The insert members shall not affect the validity of iterators and references to the container, and the erase members shall invalidate only iterators and references to the erased elements.

For unordered_set, unordered_map, unordered_multiset, and unordered_multimap

The insert members shall not affect the validity of iterators if (N+n) < z * B, where N is the number of elements in the container prior to the insert operation, n is the number of elements inserted, B is the container’s bucket count, and z is the container’s maximum load factor.

So, for map insertion does not invalidate the end iterator, however, for unordered_map it will if the number of elements added to the existing number of elements exceeds bucket_count * max_load_factor.

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From C++ 03 standard section 23.1.2 Associative containers [lib.associative.reqmts], point 8 states:

The insert members shall not affect the validity of iterators and references to the container, and the erase members shall invalidate only iterators and references to the erased elements.

From C++11 standard section 23.2.4 Associative containers [associative.reqmts], point 9 states:

The insert members shall not affect the validity of iterators and references to the container, and the erase members shall invalidate only iterators and references to the erased elements.

Based on this, the assert() in the posted code will be true.

EDIT:

These quotes are not true for unordered containers: see answer from Jesse.

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I've found a similar statement in C++11 standard 23.2.4: The insert and emplace members shall not affect the validity of iterators and references to the container, and the erase members shall invalidate only iterators and references to the erased elements. Thanks. –  user1095108 Mar 27 '12 at 9:34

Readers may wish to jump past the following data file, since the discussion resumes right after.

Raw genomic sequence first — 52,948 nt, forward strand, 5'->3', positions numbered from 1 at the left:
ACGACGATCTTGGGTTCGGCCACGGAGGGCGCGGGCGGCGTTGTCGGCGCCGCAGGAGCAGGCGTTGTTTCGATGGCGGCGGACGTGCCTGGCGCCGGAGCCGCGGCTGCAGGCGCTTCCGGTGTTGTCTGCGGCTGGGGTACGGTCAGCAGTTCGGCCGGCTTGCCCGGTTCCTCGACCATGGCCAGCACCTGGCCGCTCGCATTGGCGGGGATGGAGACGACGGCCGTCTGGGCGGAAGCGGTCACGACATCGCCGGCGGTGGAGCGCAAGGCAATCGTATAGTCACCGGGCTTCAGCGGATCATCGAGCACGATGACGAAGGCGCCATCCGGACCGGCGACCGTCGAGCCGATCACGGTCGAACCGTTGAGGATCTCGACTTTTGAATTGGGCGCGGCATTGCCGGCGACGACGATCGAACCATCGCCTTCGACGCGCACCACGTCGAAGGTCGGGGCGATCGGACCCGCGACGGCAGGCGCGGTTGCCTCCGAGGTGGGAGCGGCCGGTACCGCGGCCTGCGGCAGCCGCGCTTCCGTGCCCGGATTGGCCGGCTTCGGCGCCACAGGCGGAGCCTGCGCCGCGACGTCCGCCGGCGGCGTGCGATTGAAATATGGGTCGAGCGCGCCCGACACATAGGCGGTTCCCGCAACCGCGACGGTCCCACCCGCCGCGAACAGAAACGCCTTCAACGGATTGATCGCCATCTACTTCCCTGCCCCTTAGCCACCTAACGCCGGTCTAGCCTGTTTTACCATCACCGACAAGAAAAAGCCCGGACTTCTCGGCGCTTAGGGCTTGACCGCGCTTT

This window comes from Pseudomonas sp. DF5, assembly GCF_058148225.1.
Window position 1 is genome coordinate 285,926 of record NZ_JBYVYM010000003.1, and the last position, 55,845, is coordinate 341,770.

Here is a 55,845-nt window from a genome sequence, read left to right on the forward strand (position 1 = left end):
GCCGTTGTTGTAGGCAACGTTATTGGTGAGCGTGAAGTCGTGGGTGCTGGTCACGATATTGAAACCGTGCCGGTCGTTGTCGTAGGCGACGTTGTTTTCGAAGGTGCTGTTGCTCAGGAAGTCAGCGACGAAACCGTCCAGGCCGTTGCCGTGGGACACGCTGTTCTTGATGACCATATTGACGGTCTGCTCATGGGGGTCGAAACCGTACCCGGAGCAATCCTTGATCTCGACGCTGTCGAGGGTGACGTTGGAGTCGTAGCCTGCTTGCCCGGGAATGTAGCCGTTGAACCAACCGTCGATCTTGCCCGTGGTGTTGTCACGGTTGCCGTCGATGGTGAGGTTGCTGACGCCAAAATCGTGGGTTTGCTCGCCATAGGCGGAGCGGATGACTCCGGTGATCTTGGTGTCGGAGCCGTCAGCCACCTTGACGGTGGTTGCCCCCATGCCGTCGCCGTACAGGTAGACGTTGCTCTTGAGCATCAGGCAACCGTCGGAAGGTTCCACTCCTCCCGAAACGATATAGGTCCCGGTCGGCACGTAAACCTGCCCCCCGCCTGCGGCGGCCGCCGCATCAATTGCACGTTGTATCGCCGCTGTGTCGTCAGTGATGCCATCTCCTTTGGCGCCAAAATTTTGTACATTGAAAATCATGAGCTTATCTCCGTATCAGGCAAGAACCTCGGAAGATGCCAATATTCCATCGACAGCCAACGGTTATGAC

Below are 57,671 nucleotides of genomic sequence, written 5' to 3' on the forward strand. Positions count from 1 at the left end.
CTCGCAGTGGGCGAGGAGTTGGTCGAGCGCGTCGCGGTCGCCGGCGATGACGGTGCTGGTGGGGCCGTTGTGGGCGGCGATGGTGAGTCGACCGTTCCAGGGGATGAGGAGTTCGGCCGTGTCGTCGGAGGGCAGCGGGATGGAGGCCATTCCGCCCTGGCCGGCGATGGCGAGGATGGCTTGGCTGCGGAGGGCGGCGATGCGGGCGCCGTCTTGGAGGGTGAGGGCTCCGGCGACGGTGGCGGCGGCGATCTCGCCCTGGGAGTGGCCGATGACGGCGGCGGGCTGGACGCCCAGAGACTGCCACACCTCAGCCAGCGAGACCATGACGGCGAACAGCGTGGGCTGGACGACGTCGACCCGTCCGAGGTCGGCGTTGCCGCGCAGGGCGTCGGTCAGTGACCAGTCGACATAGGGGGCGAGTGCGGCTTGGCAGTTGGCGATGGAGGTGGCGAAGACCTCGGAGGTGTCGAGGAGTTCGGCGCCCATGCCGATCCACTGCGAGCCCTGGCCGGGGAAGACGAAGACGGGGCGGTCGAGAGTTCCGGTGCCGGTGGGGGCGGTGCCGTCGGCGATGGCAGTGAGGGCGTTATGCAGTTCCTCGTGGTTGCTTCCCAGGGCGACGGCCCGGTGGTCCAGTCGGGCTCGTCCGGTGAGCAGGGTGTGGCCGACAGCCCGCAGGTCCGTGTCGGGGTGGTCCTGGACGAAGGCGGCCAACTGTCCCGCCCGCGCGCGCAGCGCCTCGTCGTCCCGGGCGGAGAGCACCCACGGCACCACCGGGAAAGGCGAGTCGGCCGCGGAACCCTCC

@user1095108, just added it to my answer. –  hmjd Mar 27 '12 at 9:35
    
@user1095108 This does not apply to unordered_map, see answers below. –  juanchopanza Mar 27 '12 at 9:44
    
@juanchopanza, I edited my answer to state that. –  hmjd Mar 27 '12 at 9:51

The code uses extended initialiazer lists over here:

map.insert({"bla", ""}); // the {"bla", ""}

This is a C++ 11 feature, hence won't work on non-C++ 11 compilers.

Working on Compilers:

  • GCC 4.4.1 and all later versions

Not working:

  • Digital Mars C++
  • Borland C++ (Not exactly mainstream, but still checked)
  • Visual C++
  • Obviously most compilers that don't support C++ 11
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Indeed, but I was asking for a reference from the c++11 standard, but anyway, you can do the insertions the c++03 way, if you like. Will the end() iterator stay the same across insertions? See the assert()? If the code does not compile you cannot check if it works. –  user1095108 Mar 27 '12 at 9:22
    
@user1095108 sorry, didn't understand your question properly, wait a moment, I'll try to find a reference. –  ApprenticeHacker Mar 27 '12 at 9:25